Open main menu
Daniels' first photograph (restored) was the first flight of the Wright Flyer in 1903, the first instance of powered flight.
Daniels' photo was adapted for the North Carolina quarter in the 50 State Quarters program

John Thomas Daniels, Jr. (July 31, 1873 – January 31, 1948)[1] was a member of the U.S. Life-Saving Station in Kill Devil Hills, North Carolina, who took the photograph of the first powered flight on December 17, 1903.[2] The flight was by the Wright brothers flying their Wright Flyer. Daniels, who had never seen a camera before, later said that he was so excited by seeing the Flyer rising that he nearly forgot Orville Wright's instructions to squeeze the bulb triggering the shutter. The camera that he operated was a Gundlach Korona V view camera, which used 5-by-7-inch glass-plate negatives. The camera was owned by the Wright brothers, who were careful to record the history-making moment, and also to preserve a record for any future patent claims. The plate was not developed until the Wright Brothers returned to Ohio.[3]

The Wrights made four flights that day; three were photographed: the first, third and fourth. After the Flyer was hauled back from the fourth flight, a powerful gust of wind caught it. Daniels grabbed a strut in an attempt to hold down the aircraft, but he was caught between the wings as the Flyer flipped end over end. Daniels was not seriously hurt, but the Flyer was destroyed with even the engine block split in half. Daniels would tell the story of the day he "survived the first airplane crash" for the remainder of his life.[4] Daniels died January 31, 1948, one day after Orville Wright's passing.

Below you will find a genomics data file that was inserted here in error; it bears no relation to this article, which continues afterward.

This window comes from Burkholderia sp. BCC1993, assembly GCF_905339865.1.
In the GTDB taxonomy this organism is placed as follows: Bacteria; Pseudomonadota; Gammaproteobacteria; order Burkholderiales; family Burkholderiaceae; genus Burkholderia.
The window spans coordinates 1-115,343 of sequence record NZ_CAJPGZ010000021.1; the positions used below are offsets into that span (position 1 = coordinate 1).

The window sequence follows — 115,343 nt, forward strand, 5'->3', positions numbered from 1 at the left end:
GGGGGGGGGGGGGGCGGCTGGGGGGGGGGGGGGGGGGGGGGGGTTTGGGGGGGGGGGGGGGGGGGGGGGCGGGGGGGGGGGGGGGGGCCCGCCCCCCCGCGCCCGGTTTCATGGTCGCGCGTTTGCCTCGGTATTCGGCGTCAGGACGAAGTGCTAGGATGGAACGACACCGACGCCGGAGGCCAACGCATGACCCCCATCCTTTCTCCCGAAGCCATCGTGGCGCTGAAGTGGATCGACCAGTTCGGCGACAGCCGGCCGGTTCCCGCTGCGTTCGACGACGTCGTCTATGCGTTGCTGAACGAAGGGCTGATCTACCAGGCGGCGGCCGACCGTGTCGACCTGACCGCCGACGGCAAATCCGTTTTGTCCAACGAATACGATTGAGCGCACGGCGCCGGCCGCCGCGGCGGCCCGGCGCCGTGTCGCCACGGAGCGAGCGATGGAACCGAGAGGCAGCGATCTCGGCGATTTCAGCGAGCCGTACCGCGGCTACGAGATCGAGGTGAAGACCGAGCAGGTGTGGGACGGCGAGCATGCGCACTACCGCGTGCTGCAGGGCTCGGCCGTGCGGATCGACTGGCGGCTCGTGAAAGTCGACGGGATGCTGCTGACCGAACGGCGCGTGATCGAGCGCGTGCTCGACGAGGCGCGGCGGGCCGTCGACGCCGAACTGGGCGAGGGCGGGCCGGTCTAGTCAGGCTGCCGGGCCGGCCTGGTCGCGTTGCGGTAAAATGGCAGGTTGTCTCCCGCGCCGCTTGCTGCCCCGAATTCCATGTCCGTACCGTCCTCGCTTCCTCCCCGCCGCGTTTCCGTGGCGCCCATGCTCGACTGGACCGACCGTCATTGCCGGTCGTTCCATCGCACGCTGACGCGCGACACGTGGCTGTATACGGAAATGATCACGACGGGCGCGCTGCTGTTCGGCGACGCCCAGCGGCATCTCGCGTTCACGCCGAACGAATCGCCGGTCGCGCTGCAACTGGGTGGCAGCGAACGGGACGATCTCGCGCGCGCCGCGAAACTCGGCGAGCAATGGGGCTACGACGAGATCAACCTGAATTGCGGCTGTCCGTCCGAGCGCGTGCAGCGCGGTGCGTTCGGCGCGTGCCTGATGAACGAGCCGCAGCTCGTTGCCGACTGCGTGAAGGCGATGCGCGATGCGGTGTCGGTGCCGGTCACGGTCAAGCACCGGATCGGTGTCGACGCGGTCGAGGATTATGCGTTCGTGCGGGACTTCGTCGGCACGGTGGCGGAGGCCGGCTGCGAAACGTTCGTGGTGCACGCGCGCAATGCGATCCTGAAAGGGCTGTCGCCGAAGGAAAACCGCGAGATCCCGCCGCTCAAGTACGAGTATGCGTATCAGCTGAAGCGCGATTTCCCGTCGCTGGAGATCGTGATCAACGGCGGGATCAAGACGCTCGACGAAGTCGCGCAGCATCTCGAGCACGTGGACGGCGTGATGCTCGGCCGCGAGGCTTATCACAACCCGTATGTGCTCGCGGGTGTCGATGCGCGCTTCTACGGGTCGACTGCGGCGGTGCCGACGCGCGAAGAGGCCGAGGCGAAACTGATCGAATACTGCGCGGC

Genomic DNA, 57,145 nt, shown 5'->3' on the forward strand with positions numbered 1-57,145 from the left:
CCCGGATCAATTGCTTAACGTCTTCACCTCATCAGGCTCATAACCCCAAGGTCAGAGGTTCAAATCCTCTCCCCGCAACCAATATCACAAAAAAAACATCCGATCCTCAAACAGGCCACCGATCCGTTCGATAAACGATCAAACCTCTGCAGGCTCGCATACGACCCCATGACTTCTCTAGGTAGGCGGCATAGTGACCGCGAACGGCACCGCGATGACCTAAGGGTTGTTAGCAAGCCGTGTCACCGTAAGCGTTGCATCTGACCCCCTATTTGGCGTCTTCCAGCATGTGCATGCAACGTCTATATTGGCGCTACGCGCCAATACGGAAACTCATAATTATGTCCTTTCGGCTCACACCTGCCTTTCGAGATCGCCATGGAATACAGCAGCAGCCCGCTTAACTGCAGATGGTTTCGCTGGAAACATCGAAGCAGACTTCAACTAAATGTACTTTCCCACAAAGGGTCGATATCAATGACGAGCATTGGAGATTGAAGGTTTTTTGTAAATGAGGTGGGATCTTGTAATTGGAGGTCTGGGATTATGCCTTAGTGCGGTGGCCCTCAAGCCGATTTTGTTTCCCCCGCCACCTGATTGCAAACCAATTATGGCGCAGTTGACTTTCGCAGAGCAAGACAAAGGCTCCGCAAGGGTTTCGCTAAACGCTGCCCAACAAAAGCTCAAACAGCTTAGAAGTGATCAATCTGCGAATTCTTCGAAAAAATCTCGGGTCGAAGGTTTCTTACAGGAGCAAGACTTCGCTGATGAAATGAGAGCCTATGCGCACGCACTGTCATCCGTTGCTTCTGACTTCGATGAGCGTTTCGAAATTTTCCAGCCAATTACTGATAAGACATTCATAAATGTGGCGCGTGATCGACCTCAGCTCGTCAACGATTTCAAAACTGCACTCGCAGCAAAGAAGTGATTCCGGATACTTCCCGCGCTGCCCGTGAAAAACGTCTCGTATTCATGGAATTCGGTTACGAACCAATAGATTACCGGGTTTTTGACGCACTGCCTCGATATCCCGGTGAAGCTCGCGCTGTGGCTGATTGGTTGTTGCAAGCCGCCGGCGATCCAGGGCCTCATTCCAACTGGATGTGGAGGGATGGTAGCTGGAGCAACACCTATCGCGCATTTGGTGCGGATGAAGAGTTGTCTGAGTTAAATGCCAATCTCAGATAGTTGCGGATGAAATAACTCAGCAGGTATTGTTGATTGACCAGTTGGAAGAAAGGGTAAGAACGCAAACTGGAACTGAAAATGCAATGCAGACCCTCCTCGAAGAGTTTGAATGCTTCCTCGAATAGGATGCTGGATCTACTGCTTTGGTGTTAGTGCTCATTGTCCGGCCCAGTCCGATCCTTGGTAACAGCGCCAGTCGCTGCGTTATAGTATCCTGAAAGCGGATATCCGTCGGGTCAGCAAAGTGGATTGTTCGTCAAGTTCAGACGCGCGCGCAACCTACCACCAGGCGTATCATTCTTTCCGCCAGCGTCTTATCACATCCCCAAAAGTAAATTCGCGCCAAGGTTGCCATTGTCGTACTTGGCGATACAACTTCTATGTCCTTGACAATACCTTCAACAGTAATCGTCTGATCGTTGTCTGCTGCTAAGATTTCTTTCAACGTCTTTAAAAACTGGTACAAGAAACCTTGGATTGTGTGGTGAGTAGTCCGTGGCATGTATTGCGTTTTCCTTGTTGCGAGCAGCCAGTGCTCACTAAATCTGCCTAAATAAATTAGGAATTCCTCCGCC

Life-Saving Stations were located along U.S. coastlines to provide emergency rescues for crew and passengers of ships foundering offshore. Members of stations were typically known as "surfmen". The service was merged in 1915 into the new U.S. Coast Guard.

Anniversary eventsEdit

In 2003, Daniels' granddaughter participated in the 100th anniversary First Flight Ceremonies at Kill Devil Hills, Kitty Hawk, North Carolina.[5]

On December 17, 2012, the great-grandniece of the Wright Brothers, Kate Jameson (through their niece Leontine Wright, daughter of their brother Lorin, later Jameson) reunited with the great-grandson of photographer John T. Daniels, also named John Daniels.[6]


  1. ^ John T. Daniels 1873-1948 courtesy of
  2. ^ Crouch, Tom D. (February 2002). A dream of wings: Americans and the airplane. W.W. Norton & Co. pp. 300–305. ISBN 0-393-32227-0.
  3. ^ "Capturing History". Vintage Aircraft. EAA. Retrieved 29 November 2009.
  4. ^ Crouch, Tom D. (April 2003). The Bishop's Boys. W. W. Norton & Company. pp. 264–267. ISBN 978-0-393-30695-8.
  5. ^ "Wright Flyer made its historic first flight"
  6. ^ "Reunion for Wright brother's descendant."

External linksEdit